I've already cleaned up all the contact points, which looked ok to start with.

Duane
Wanderer, SM#477



Re: [Amel Yacht Owners] Dessalator Duo 60

Beaute Olivier
 

Hello again Duane,

I just read John and Craig posts.

If you get a voltage between A and B on the solenoid switch, you have a big problem.
DON'T try to connect jumper cables from the batteries to terminals A and B on the solenoid switch. These terminals ONLY handle positive.

Please answer my questions before testing anything.

Olivier



On Saturday, January 21, 2017 3:15 PM, Beaute Olivier wrote:


Hello Duane (from freezing La Rochelle/France),

a solenoid-switch is a switch (that connects two big cables) operated by a solenoid fed from small wires.
When you turn on the water-maker at the control panel, you should hear a click noise from the solenoid-switch. Can you hear it?
If you can't hear it, this means:
A. the solenoid is not or wrongly connected
B. the solenoid is dead

On your drawing, the main breaker for the unit is on the negative cable (blue). Originally, it is on the positive cable coming from the main terminal at the front bulkhead, and the the cable goes to the input big terminal (you call A) of the solenoid-switch. Are you sure your drawing is correct?
In fact, throughout your SM, the red wires/cables are positive and the blue ones are negative.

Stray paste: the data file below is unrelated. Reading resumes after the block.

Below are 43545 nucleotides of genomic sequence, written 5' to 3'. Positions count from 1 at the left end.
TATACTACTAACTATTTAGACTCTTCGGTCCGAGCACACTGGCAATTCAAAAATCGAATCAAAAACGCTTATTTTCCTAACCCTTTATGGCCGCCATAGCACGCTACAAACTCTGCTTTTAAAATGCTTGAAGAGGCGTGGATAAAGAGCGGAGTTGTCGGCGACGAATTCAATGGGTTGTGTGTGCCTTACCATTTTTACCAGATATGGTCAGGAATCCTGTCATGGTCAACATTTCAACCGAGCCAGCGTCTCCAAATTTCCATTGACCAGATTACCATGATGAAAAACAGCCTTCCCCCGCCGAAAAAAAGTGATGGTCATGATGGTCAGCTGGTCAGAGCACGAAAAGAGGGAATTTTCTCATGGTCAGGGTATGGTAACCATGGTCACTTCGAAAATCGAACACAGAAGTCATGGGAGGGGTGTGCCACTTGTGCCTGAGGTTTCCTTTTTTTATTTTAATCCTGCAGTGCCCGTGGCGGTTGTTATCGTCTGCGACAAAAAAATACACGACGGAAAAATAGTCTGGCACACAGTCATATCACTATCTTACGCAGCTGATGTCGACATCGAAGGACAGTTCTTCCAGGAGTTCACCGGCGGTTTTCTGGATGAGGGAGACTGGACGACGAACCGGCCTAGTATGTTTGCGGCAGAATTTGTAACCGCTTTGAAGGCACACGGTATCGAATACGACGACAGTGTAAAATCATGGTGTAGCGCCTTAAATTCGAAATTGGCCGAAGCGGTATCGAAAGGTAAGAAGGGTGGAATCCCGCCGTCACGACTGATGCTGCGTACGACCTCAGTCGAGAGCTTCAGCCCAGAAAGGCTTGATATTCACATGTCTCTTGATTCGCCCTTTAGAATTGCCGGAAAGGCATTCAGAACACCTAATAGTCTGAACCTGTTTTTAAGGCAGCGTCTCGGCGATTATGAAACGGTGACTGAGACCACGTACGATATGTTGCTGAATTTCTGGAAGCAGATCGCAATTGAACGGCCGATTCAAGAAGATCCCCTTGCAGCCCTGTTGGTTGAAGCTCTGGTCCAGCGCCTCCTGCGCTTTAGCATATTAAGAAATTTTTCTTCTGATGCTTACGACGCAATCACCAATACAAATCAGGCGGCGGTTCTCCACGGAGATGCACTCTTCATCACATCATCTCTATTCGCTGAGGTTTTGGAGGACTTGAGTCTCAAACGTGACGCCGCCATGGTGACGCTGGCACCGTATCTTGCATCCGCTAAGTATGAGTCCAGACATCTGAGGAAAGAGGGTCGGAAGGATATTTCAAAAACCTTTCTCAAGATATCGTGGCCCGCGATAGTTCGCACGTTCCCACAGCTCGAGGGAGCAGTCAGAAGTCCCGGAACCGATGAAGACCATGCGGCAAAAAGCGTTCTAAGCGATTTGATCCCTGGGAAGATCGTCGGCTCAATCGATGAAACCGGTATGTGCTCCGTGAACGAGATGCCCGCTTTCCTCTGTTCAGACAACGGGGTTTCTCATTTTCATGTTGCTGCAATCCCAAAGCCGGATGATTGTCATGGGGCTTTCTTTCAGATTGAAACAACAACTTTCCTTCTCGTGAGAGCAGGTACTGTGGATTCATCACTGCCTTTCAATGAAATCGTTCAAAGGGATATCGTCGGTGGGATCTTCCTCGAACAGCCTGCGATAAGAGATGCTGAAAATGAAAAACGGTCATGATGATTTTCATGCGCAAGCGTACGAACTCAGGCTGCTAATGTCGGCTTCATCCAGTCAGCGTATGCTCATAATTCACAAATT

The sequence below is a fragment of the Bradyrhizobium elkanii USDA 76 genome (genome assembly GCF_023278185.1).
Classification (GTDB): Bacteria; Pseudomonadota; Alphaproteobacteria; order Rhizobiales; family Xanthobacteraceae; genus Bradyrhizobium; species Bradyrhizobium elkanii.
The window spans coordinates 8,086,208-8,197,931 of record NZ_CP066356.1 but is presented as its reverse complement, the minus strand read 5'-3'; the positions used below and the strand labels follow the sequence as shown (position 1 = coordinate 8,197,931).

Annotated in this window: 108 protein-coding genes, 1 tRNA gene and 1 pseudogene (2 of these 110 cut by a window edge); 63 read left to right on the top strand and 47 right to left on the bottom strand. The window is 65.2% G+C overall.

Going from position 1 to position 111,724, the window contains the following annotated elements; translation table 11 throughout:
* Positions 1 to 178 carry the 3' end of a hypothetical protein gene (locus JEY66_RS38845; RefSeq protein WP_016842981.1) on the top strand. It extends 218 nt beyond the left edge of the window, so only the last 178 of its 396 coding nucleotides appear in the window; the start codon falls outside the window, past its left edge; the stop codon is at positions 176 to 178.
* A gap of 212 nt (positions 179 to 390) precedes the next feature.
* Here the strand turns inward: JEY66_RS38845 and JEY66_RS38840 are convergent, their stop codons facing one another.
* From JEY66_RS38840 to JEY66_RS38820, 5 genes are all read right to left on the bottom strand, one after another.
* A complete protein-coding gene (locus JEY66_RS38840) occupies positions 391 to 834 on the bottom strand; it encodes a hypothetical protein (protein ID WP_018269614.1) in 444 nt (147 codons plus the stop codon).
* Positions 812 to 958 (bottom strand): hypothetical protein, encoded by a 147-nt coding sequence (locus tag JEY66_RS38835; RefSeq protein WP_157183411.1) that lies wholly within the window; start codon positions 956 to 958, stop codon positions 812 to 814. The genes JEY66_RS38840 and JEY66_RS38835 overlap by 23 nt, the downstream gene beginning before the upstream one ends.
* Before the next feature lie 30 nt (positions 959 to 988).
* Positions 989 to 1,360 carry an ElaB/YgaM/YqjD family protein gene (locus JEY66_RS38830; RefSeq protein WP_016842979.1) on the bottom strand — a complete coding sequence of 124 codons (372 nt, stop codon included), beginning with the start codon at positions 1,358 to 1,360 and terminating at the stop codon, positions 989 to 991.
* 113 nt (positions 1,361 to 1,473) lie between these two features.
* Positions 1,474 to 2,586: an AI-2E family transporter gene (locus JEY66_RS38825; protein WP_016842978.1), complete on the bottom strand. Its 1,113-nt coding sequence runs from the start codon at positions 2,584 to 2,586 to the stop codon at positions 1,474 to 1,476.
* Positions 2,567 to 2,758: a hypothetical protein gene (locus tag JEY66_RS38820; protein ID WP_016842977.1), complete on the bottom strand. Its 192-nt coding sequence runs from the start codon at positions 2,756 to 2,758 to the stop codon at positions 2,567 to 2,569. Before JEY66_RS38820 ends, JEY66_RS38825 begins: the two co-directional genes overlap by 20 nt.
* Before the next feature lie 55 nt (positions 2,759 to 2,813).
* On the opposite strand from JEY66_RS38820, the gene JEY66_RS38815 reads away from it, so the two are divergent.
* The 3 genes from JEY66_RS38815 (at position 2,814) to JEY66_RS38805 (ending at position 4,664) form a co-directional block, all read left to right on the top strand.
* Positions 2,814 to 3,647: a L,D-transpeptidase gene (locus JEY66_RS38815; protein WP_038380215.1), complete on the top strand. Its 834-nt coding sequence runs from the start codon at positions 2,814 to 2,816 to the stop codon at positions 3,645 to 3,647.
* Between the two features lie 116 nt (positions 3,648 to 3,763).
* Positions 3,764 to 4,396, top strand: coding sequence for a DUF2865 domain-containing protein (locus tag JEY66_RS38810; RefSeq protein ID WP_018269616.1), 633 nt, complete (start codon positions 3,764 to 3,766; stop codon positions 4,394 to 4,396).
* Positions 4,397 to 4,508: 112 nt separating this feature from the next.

On your pictures, it seems that the blue big cable is feeding the motor directly. This cable should come directly from the bulkhead terminal. This is correct.

You say you get 24V between terminals A and B. Ouh la la !!! You shouldn't get any voltage there. This is only a switch that should bring 24V positive to the motor's B terminal.
It is normal that you get 24V between A and C, even if the switch is not on at the control panel.
Having no voltage between B and C means the solenoid switch does not close.
The solenoid switch should close/open the positive circuit: when it closes, it gives 24V positive to one of the motor's terminal (B).
When you worked on the CAT pump, did you disconnect any wire/cable?

In other words, you should have:
-The big blue cable bringing 24V NEGATIVE to motor's terminal C
-The big red cable coming from the bulkhead positive terminal, through the big breaker, to the A terminal of the solenoid switch
-The big black cable going from terminal B on the solenoid switch to terminal B on the motor